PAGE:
Probiotics and Prebiotics: What’s the Difference?
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If you’re confused about probiotics and prebiotics and want to know more, the infographic entitled “Probiotics and Prebiotics — How They Affect Your Health” is for you.  Both of these nutrients are important for your overall health, although they differ greatly in contribution.

Consuming both probiotics and prebiotics is important. Both nutrients have a positive effect on the human body. They both influence the better function of the digestive, nervous, cardiovascular, and immune systems. They also promote healthy skin, prevention of tooth decay, and other conditions widely experienced across all demographics.

So, what is the difference between probiotics and prebiotics?


Probiotics are microorganisms that enter the digestive tract and are often referred to as “good bacteria”. They suppress the actions of harmful bacteria and substances in the gastrointestinal tract. Our gastrointestinal tracts contain trillions of living organisms, all of which impact our overall health. The healthier the mix of organisms in the gut, the healthier we are. That’s why, consuming probiotics, ideally through the food we eat and by taking supplements, holistically supports bodily health.


Prebiotics, on the other hand, are nutrients that promote the growth of probiotic microbes and increase their activity. Thus, reinforcing the importance of consuming both nutrients. Prebiotics is also known as nondigestible fiber, which, according to professionals, are a good addition to our daily diets. Fiber has other nutritional benefits beyond its influence on probiotics. However, the connection between fiber and probiotics is one of which many people are unaware. Prebiotics are readily available in grocery stores, found in everything from apples to wheat bran.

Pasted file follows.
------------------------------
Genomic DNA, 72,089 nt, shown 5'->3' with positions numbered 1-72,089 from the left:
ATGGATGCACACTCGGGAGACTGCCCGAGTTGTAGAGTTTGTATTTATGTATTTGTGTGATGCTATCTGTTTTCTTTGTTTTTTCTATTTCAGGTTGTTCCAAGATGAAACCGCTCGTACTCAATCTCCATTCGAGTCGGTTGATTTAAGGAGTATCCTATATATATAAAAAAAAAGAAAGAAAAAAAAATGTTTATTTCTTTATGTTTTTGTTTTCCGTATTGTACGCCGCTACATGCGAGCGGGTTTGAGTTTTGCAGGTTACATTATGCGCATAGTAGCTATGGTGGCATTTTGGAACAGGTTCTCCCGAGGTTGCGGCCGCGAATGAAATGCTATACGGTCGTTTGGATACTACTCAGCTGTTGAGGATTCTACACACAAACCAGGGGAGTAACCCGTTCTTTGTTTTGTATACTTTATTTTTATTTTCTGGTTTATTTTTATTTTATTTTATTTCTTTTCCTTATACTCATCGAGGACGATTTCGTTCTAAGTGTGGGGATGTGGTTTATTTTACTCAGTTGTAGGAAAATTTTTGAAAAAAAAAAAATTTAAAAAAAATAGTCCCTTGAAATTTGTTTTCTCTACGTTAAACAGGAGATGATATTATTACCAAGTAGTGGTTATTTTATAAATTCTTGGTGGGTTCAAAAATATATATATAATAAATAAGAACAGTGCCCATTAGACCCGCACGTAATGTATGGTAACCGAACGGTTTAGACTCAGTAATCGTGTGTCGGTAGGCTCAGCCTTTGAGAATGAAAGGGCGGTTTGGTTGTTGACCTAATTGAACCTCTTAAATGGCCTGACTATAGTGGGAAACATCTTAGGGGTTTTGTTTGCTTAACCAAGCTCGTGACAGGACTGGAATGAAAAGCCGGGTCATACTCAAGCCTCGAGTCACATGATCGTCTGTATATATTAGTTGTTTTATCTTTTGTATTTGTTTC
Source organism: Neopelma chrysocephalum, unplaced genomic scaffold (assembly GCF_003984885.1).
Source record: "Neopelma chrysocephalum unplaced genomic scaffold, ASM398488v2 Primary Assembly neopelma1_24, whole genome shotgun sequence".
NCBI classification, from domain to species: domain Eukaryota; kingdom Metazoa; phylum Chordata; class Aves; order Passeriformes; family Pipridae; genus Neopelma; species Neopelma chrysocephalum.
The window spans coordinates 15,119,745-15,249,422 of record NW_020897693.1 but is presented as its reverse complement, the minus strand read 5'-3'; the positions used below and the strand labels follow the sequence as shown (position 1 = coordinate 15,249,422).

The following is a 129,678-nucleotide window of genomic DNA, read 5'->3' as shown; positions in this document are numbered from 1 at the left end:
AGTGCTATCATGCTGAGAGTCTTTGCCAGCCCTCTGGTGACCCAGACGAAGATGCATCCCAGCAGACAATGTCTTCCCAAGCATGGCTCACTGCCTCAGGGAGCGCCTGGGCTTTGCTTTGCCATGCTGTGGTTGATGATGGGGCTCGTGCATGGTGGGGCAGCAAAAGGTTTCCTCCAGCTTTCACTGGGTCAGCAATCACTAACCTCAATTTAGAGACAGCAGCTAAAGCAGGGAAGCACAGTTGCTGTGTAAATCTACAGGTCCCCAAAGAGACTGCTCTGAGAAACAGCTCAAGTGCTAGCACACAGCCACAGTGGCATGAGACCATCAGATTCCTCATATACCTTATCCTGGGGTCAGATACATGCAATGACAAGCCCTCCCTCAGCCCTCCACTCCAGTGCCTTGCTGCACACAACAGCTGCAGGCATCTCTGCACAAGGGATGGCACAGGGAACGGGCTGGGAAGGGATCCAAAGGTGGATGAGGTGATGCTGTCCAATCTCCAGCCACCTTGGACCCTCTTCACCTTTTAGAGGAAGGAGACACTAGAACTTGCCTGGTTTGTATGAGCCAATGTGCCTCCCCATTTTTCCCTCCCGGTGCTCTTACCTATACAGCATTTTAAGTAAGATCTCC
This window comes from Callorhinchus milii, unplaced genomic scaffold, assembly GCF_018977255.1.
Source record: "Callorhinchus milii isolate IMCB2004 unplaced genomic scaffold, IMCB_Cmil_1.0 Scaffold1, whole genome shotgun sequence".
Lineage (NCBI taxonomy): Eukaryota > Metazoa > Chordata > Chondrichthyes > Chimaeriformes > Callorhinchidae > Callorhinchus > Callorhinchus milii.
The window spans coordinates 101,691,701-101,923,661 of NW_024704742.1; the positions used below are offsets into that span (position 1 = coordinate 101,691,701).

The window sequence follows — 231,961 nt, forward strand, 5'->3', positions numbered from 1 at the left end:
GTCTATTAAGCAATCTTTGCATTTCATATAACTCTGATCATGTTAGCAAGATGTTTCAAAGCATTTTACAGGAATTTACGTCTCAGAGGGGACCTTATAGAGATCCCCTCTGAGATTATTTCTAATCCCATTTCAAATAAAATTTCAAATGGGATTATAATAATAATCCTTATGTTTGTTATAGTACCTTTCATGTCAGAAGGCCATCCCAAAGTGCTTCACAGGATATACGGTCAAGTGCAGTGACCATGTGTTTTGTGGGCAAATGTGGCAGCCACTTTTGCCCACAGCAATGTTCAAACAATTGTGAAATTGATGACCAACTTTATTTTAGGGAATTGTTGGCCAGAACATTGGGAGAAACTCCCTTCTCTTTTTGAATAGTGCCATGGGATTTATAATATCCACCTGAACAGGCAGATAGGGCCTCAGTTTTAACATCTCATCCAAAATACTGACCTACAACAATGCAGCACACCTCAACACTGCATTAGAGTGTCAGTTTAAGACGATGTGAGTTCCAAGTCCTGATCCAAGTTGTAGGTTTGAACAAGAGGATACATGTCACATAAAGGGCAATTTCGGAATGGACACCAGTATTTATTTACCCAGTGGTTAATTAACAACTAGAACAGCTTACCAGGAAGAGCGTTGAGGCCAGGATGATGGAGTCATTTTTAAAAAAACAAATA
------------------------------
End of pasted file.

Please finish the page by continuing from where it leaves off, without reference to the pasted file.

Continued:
What To Get

Probiotics are somewhat more challenging, found primarily in foods that have yet to become popular in U.S. markets, such as kimchi and kefir. Furthermore, probiotic foods are generally fermented, which gives them the flavor and overall eating experience. And, to complicate matters further, not all fermented foods contain probiotics, so it’s important to read product labels carefully and do your homework. Nevertheless, adding generous portions of probiotic foods to your diet is a change well worth making.

For more information, please continue reading below:

Infographic provided by PacMoore

Written by Ringo

I am a home base guy who loves food, writing, books, and dogs... Follow me on Twitter and Instagram.

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